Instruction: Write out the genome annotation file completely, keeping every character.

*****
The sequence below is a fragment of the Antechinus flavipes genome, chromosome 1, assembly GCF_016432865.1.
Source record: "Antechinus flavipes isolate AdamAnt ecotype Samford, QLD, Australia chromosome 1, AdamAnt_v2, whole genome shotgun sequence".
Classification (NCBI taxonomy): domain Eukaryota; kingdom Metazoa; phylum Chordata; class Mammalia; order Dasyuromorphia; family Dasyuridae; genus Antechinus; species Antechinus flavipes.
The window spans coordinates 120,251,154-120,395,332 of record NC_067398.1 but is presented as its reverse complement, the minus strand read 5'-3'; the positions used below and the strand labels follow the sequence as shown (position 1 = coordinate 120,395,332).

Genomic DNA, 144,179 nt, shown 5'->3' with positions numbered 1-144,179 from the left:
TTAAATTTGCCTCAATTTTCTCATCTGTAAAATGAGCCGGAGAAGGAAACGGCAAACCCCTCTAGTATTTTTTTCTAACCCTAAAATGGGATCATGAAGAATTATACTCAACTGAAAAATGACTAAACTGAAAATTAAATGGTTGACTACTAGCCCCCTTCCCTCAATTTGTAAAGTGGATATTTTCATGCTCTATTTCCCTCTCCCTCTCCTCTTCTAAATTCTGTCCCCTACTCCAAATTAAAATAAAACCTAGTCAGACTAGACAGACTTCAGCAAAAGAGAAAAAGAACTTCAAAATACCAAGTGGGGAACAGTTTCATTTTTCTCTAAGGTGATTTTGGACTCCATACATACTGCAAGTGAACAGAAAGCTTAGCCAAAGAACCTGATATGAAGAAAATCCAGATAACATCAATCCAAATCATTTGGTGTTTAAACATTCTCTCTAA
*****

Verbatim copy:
The sequence below is a fragment of the Antechinus flavipes genome, chromosome 1, assembly GCF_016432865.1.
Source record: "Antechinus flavipes isolate AdamAnt ecotype Samford, QLD, Australia chromosome 1, AdamAnt_v2, whole genome shotgun sequence".
Classification (NCBI taxonomy): domain Eukaryota; kingdom Metazoa; phylum Chordata; class Mammalia; order Dasyuromorphia; family Dasyuridae; genus Antechinus; species Antechinus flavipes.
The window spans coordinates 120,251,154-120,395,332 of record NC_067398.1 but is presented as its reverse complement, the minus strand read 5'-3'; the positions used below and the strand labels follow the sequence as shown (position 1 = coordinate 120,395,332).

Genomic DNA, 144,179 nt, shown 5'->3' with positions numbered 1-144,179 from the left:
TTAAATTTGCCTCAATTTTCTCATCTGTAAAATGAGCCGGAGAAGGAAACGGCAAACCCCTCTAGTATTTTTTTCTAACCCTAAAATGGGATCATGAAGAATTATACTCAACTGAAAAATGACTAAACTGAAAATTAAATGGTTGACTACTAGCCCCCTTCCCTCAATTTGTAAAGTGGATATTTTCATGCTCTATTTCCCTCTCCCTCTCCTCTTCTAAATTCTGTCCCCTACTCCAAATTAAAATAAAACCTAGTCAGACTAGACAGACTTCAGCAAAAGAGAAAAAGAACTTCAAAATACCAAGTGGGGAACAGTTTCATTTTTCTCTAAGGTGATTTTGGACTCCATACATACTGCAAGTGAACAGAAAGCTTAGCCAAAGAACCTGATATGAAGAAAATCCAGATAACATCAATCCAAATCATTTGGTGTTTAAACATTCTCTCTAA